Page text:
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A Conversation With George Foreman

Boxing champ and beloved pitchman talks about turning 65 and his respect for Muhammad Ali

George Foreman, Boxer, Athlete, AARP Interview

Redux

Former heavyweight champion George Foreman says it’s honesty that makes him a successful pitchman.

The former two-time world heavyweight champion, and one of America's most popular and successful pitchmen, talked to Jon Saraceno for the Bulletin about living well as a senior and his respect and fondness for Muhammad Ali.

What was the best thing about turning 65 earlier this year?

It's strange. I was in the hospital with a back operation. What's that thing — Medicare? Man, I didn't have to pay for anything! [But] you have to live to see it. Sixty-five? It's like gold sprinkling from the sky.

How did you celebrate?

I only had to blow out one little candle. Deep breath — boom! There it went. All of the kids came over. I have 10 grandkids, including two great-grandkids. Make that 11 — they snuck one in on me. You watch them crawl around the floor, trying to talk, behavin' and misbehavin'. Then I realized I only could have seen this had I made 65.

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As we age, how important is a good attitude?

That is the only thing that pulls you through. If you can't stay positive, you will fade away. I am a hypochondriac — I am always in the doctor's office. If you don't laugh about that, you go crazy. I take a cry like everyone else now and then. But as soon as I am finished wiping away the tears, it is back to being the joker again.

What makes big ol' George Foreman weep?

A good book. Writers make me cry. I love reading.

Twenty years ago you reclaimed the heavyweight title at a record 45 years old. How did it change your life?

It didn't really make a big dent in my psyche because I was almost expecting it. So I went back to preaching and my corporate obligations. About a year ago, Michael Moorer [the man Foreman knocked out in 1994 in Las Vegas] was in church with me. His friendship was more important than talking about that victory.

Incredibly, you fought until you were 48. Any advice for us mere mortals when it comes to maintaining good health?

I love to eat. But I cannot face food without using my exercise equipment. I worked out this morning — I thought I was going to pass out. My trainer said, "Man, do you know how not to work out hard?" I never fell in love with exercise, but you have to do it for the rest of your life. I did it to become champ, and now I do it to stay alive. It is a death sentence without it.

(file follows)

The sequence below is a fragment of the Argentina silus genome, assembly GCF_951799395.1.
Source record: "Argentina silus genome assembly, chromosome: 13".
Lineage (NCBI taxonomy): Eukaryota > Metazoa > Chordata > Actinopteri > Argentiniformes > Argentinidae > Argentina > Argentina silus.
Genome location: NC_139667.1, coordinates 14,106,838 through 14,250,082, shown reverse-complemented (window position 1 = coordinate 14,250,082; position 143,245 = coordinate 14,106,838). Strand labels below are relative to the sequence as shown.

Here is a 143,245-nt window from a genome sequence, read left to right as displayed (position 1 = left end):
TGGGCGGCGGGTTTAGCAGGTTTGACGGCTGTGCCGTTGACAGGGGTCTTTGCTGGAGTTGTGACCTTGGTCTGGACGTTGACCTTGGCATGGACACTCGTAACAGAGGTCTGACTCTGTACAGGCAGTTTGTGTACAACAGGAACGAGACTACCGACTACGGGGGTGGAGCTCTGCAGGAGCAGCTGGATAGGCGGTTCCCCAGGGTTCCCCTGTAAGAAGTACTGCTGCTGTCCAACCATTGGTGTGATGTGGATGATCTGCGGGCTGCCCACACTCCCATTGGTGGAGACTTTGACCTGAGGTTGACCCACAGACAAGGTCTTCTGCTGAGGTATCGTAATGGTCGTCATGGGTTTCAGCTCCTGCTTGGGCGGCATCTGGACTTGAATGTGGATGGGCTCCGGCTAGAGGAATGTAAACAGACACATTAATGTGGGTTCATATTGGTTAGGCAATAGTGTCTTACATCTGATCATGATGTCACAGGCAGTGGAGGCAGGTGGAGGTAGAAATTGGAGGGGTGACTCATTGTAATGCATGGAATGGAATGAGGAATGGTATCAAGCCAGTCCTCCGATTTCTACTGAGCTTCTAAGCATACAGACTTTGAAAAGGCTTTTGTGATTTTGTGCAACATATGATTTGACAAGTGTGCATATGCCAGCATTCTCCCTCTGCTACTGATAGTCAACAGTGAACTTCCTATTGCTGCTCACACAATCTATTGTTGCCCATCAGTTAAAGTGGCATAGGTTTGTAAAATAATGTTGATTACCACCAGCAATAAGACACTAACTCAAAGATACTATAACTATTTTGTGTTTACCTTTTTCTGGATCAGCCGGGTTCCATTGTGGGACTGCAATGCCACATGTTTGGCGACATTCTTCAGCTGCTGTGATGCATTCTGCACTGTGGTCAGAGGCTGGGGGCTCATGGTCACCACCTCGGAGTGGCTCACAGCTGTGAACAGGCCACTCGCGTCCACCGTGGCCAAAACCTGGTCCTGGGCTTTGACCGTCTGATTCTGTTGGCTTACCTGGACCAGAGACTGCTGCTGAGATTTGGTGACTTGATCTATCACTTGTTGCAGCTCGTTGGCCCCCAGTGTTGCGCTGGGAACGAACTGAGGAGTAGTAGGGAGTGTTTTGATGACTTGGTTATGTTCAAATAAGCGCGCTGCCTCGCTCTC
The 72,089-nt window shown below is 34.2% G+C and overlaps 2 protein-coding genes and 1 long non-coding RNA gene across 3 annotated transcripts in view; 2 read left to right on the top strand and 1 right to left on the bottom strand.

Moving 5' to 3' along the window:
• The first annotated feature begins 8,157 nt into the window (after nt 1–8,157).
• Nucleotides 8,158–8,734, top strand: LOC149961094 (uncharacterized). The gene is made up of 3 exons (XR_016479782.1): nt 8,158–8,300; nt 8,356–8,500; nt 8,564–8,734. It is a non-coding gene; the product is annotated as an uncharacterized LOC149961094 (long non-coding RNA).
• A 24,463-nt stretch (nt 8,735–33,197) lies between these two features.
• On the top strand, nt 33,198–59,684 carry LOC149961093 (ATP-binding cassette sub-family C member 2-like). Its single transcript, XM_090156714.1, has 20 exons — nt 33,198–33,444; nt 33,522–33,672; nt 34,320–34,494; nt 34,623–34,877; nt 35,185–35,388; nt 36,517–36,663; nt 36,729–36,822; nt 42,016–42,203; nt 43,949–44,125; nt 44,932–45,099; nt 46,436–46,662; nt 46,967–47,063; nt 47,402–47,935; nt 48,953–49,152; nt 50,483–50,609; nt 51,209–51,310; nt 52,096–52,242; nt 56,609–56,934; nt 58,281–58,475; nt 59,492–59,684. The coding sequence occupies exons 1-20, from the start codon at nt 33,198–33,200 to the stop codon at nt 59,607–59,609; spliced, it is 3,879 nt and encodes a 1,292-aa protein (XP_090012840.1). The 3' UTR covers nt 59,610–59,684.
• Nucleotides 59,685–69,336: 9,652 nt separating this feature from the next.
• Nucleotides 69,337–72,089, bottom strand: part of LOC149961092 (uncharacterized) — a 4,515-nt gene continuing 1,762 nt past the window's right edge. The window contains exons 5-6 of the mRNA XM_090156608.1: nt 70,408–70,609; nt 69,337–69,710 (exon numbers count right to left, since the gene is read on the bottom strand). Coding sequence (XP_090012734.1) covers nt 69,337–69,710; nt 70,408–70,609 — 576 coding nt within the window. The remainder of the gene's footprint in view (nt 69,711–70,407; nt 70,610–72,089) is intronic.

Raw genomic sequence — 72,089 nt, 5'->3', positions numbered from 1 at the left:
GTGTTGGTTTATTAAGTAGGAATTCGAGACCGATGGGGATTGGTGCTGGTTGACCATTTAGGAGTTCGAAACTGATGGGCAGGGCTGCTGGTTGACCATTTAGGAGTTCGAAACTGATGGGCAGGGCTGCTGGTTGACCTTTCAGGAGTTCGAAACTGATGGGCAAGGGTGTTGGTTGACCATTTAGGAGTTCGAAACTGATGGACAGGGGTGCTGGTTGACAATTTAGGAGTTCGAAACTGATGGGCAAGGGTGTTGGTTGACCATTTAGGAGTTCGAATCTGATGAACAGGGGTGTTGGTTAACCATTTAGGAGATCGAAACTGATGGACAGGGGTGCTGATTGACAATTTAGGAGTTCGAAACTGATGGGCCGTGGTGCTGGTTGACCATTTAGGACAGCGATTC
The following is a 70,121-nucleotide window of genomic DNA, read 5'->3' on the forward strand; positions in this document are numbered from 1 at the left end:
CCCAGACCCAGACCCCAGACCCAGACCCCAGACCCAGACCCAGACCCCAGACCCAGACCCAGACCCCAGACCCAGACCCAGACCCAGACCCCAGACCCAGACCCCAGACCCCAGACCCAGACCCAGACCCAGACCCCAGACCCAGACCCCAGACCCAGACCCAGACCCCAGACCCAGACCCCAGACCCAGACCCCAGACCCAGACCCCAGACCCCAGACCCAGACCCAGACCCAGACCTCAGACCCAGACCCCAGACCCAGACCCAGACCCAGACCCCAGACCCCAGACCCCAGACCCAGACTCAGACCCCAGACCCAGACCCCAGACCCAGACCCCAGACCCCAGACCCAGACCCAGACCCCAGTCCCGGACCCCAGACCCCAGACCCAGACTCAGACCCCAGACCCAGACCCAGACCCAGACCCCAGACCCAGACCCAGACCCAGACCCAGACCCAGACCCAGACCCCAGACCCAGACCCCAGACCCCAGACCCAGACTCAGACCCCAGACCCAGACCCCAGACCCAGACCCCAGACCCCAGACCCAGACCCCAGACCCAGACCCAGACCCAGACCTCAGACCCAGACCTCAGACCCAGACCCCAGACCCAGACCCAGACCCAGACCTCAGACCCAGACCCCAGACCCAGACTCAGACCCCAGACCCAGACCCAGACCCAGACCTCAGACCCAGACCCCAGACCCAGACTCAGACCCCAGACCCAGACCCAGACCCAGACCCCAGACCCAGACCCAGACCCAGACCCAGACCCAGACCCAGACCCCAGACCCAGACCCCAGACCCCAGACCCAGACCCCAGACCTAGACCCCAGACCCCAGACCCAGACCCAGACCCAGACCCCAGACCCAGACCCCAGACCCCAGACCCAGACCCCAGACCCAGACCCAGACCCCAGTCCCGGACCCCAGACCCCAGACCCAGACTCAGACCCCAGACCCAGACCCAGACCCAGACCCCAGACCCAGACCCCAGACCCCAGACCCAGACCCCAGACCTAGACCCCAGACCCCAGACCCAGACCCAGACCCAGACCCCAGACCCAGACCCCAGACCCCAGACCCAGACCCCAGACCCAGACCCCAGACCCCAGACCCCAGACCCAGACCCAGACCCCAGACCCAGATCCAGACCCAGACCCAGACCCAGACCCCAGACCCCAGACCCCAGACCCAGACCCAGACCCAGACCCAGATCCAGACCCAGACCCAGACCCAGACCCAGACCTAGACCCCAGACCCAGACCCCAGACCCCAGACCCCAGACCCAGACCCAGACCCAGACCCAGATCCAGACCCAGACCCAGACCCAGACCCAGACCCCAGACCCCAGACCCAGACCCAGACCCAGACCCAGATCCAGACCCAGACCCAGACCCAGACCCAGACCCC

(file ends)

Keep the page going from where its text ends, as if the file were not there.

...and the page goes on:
How is your health?

Good. I've had about four knee operations. Other than my right knee, I can probably kick somebody like Bruce Lee with my left knee. If I jump up and fall on them, I probably will do more damage — to them.

You give a touching tribute to Muhammad Ali on your website. Have your feelings toward him changed over time?

As the years have gone by, I [realize] he is one of the greatest men I ever have met. He's too big to [merely] categorize as the greatest boxer. That makes him small. Each year that goes by, his life means more to me.

You are back on television endorsing a company called InventHelp. What is that all about?

People think I invented the George Foreman Grill. Not really. People would ask me, "George, can you help me [with my invention]?" Now I point them to someone who can really package their deal.

Estimates are that you earned in excess of $200 million on the grill. True?

Much more. There were months I was being paid $8 million per month.

What is your secret to being a successful corporate pitchman?

When that camera hits you, it's not about how good you look. People look for honesty. You sell yourself; the product almost is secondary. [Initially] I didn't want to do commercials. Bill Cosby told me, "You're just like anyone else — we would all like to be on television. Enjoy it. If you don't want to do it, send them to me and I'll do it!"

Jon Saraceno is a freelance journalist who covered boxing for USA Today for many years.

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